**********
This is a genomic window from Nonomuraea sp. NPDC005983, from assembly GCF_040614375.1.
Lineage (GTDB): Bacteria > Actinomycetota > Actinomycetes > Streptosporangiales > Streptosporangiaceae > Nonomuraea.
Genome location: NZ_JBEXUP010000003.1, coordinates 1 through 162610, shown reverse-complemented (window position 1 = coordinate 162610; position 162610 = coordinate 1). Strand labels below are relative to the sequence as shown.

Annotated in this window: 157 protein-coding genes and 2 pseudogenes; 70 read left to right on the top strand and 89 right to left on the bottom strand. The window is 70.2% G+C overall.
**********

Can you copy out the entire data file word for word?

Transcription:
This is a genomic window from Nonomuraea sp. NPDC005983, from assembly GCF_040614375.1.
Lineage (GTDB): Bacteria > Actinomycetota > Actinomycetes > Streptosporangiales > Streptosporangiaceae > Nonomuraea.
Genome location: NZ_JBEXUP010000003.1, coordinates 1 through 162610, shown reverse-complemented (window position 1 = coordinate 162610; position 162610 = coordinate 1). Strand labels below are relative to the sequence as shown.

Annotated in this window: 157 protein-coding genes and 2 pseudogenes; 70 read left to right on the top strand and 89 right to left on the bottom strand. The window is 70.2% G+C overall.